Israeli Capital Gains Tax – Tax Liability Reduction / Ohad Shpak
The Israeli capital gains tax is a state tax on profit arise from the sale of “land rights”. The tax applies to the seller. When expenses increase, the profit is reduced, meaning that capital gains tax liability is lower.
Israeli capital gains tax is a tax on capital gain accumulated by the seller when he carries out a real estate transaction. In general, it can be said that the profit (the betterment) generated on behalf of the seller, is the difference between the price paid at the time of purchase of the property and the consideration received from the sale of the property.
The purpose of the Israeli Land Taxation Law (Betterment and Purchase), is to impose tax only on the profit generated to the seller as a result of the sale. When there is no profit, the law does not impose a tax charge.
Since the tax is imposed only on the “betterment” resulting from the sale, the law sets out instructions on how betterment is to be calculated. Determination that betterment is the difference between the purchase price and the selling price is general only, since the components on each side of the equation – the side of the purchase vis-à-vis the selling side – must be defined. Only after we know how to calculate the value of the sale and the value of the acquisition, can we compare them and examine whether profit / betterment has been created for the seller, and what it is.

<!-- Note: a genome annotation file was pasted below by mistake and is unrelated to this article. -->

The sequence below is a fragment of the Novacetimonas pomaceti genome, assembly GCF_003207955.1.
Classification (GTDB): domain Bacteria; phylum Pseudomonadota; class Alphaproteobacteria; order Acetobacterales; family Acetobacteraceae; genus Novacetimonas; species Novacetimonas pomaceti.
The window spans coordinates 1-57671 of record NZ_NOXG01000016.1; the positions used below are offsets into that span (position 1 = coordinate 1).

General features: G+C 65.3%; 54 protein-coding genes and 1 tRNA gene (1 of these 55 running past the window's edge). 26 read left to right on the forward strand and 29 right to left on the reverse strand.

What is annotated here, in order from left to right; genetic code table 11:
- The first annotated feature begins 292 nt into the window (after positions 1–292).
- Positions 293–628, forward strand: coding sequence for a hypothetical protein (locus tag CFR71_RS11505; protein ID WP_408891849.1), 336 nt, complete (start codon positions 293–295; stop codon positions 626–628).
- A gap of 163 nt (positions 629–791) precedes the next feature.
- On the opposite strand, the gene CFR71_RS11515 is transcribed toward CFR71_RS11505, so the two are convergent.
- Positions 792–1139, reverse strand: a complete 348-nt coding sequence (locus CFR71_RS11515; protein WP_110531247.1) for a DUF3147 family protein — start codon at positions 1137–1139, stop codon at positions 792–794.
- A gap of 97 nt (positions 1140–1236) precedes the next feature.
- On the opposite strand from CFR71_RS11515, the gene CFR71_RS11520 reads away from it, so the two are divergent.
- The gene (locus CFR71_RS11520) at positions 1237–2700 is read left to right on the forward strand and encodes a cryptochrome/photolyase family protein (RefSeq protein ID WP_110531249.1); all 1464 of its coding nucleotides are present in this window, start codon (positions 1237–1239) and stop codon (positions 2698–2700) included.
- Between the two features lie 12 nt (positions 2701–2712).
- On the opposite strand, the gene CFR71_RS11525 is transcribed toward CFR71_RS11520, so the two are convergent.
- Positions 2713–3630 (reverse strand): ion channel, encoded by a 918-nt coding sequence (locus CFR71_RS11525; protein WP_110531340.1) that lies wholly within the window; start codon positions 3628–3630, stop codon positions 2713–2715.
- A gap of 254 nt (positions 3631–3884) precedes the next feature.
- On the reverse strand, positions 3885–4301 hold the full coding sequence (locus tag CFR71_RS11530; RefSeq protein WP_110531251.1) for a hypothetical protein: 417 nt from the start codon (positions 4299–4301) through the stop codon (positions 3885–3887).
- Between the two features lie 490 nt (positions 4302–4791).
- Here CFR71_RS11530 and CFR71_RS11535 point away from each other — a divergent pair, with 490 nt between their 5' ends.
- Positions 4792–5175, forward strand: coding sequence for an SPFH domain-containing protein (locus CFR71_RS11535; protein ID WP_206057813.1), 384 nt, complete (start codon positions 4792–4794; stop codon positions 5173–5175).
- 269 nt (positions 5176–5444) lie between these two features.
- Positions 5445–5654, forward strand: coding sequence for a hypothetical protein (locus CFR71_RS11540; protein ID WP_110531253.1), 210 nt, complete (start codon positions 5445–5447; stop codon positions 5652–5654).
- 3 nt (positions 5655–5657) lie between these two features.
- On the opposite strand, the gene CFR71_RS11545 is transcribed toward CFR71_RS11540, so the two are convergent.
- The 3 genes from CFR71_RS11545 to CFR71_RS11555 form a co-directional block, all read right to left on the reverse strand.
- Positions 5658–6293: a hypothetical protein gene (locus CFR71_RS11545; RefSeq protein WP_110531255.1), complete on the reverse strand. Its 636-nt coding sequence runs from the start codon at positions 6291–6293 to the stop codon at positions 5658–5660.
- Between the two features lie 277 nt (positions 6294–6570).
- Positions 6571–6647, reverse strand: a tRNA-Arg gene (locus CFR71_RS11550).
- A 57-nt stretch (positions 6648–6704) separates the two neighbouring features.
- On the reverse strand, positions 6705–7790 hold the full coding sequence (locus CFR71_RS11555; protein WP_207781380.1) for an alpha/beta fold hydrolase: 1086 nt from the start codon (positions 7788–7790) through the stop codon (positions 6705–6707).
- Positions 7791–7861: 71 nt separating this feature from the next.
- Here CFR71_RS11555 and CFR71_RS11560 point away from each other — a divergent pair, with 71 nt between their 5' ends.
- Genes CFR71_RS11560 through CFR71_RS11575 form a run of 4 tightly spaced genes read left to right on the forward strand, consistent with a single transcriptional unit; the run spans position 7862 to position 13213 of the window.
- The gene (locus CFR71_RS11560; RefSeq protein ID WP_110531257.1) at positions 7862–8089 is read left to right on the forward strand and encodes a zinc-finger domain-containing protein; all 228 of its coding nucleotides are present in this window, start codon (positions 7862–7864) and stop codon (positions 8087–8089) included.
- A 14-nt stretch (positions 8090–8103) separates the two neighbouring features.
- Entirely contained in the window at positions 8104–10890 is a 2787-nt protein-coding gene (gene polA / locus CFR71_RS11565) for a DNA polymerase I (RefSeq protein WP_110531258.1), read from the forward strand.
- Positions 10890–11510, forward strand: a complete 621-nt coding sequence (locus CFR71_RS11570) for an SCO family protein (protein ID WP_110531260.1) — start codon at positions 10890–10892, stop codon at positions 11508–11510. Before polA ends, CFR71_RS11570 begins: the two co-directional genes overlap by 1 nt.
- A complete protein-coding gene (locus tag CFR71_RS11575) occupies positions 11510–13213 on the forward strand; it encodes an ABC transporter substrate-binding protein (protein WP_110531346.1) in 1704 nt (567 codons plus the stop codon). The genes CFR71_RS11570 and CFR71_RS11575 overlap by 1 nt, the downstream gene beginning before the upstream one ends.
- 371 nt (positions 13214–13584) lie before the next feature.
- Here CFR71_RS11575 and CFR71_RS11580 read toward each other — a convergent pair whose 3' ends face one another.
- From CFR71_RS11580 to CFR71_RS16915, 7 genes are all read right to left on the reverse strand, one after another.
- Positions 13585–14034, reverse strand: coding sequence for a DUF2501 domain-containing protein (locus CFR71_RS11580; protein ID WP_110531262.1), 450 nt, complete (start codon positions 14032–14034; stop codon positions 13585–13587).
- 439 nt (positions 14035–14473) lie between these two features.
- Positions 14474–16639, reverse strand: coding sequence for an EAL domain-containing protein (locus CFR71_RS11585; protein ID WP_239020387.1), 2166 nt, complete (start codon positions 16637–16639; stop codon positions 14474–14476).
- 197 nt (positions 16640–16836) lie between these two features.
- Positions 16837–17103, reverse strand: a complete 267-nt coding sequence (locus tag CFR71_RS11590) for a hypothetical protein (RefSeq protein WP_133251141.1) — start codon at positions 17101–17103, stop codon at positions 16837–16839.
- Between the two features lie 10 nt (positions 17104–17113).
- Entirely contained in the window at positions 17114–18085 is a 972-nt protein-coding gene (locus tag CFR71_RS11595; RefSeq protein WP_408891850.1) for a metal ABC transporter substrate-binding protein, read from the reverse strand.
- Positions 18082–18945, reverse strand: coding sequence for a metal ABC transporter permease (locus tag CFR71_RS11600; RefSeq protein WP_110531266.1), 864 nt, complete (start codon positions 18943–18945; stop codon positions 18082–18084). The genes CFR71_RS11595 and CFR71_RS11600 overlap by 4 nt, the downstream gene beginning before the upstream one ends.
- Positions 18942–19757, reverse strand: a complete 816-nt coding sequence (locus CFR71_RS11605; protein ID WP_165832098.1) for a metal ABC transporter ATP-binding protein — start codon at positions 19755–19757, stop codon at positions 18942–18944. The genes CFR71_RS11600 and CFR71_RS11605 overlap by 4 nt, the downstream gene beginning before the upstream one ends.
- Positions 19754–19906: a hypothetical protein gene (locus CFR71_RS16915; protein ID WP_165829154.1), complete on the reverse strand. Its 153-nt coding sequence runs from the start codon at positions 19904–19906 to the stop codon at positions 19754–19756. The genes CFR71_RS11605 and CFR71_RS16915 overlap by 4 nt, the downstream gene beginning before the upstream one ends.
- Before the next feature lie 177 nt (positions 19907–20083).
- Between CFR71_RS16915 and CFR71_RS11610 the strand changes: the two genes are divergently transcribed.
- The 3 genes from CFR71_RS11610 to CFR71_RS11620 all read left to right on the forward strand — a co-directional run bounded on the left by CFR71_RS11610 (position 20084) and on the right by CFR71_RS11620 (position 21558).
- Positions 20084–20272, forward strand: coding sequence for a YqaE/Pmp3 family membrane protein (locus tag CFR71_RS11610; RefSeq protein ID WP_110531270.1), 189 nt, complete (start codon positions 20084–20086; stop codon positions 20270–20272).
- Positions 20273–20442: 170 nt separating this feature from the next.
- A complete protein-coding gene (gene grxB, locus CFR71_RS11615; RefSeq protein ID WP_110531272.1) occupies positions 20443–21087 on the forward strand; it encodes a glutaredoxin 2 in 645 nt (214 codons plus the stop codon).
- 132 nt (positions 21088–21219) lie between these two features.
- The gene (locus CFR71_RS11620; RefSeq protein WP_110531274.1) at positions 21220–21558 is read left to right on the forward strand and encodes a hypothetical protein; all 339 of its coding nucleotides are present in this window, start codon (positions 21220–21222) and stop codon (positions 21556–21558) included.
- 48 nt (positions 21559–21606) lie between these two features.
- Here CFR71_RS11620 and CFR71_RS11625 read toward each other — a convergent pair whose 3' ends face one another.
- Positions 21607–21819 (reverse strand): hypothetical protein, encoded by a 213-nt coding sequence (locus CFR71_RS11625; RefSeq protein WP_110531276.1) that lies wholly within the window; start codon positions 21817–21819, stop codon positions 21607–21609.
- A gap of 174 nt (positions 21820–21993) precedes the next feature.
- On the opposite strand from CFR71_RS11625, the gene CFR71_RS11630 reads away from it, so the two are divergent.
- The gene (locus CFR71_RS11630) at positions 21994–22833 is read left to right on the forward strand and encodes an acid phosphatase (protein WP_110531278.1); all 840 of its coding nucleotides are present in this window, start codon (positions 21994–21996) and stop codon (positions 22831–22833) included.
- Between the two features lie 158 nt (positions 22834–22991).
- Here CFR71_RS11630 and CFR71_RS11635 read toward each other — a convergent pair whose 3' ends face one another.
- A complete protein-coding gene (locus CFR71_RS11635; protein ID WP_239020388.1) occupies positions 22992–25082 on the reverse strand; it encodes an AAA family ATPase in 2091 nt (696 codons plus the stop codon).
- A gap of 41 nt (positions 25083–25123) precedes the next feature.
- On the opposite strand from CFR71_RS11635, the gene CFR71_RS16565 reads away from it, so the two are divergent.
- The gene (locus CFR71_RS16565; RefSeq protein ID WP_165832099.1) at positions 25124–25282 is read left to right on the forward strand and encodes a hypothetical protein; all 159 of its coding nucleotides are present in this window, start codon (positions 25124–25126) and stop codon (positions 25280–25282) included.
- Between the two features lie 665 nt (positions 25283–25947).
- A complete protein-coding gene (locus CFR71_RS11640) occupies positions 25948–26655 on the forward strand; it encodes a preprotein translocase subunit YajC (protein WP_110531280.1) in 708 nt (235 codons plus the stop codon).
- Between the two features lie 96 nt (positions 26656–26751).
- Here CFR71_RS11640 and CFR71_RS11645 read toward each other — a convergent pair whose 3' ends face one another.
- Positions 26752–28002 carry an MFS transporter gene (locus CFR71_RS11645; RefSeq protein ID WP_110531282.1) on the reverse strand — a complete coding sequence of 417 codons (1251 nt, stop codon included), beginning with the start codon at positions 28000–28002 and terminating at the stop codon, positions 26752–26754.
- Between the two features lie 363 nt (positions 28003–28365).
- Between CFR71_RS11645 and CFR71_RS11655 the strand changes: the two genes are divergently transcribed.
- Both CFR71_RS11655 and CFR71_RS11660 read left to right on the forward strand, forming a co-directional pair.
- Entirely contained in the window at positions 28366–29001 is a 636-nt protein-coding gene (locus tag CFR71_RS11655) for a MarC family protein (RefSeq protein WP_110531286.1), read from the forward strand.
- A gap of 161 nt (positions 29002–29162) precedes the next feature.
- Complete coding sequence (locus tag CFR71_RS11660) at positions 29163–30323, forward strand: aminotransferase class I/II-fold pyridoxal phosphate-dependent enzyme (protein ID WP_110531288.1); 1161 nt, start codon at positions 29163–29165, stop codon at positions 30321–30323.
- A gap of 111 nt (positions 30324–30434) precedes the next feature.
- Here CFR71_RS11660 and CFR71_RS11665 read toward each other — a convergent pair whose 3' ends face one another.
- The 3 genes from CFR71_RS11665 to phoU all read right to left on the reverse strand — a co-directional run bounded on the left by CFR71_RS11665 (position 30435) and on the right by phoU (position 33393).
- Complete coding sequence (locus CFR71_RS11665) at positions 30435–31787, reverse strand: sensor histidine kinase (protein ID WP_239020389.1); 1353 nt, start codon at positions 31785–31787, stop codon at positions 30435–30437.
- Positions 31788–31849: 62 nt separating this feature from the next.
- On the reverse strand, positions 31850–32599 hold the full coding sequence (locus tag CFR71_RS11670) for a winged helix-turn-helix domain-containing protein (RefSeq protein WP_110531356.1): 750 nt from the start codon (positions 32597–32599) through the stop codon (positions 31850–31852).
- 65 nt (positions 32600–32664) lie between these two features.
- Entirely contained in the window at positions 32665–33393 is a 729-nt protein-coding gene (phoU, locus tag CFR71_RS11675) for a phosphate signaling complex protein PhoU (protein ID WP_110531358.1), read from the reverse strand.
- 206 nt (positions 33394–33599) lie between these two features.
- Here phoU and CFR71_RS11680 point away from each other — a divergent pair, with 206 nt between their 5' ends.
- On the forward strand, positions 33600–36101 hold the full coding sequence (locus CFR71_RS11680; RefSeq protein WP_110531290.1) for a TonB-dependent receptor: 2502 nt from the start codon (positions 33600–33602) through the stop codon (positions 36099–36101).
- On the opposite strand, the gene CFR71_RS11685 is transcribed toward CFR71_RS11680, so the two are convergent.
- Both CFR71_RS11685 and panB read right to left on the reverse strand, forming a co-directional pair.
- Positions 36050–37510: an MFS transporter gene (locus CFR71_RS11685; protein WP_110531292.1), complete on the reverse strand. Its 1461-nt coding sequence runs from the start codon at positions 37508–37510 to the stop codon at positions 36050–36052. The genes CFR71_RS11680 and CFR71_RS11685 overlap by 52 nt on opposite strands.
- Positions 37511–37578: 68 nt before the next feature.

The kinds of components defined by law to determine the amount of betterment are various.
To reduce capital gains tax liability, the Israeli law permits adding expenses incurred by the seller to improve the land to the value of the purchase – such as renovations, payment to lawyer, real estate broker fee, etc.
The following are some important rules regarding the possibility of deducting expenses incurred by a seller:
A) Expenses intended to increase the value of the property. As a rule, these are expenses intended to raise the value of the property and are not expenses for maintaining the existing property (i.e., for the ongoing maintenance of the property).
B) Connection between expense and goal – the person claiming the expense must prove the connection between the expenditure itself and the property betterment; in other words, that the purpose of the expense was to bring about an increase in the value of the property, and thus there is no need to prove that the expenditure actually increased the value of the property.
C) Reasonable expenditure – In the context of proving the connection between expenditure and property improvement, the expenditures have to be reasonable and logical.
D) Self-employment – The seller’s self-employment may also be included as an improvement to the house / apartment.
Therefore, to reduce capital gains tax liability, it is recommended to keep records of expenses, such as receipts or invoices that include all seller and property details, or copies of checks paid.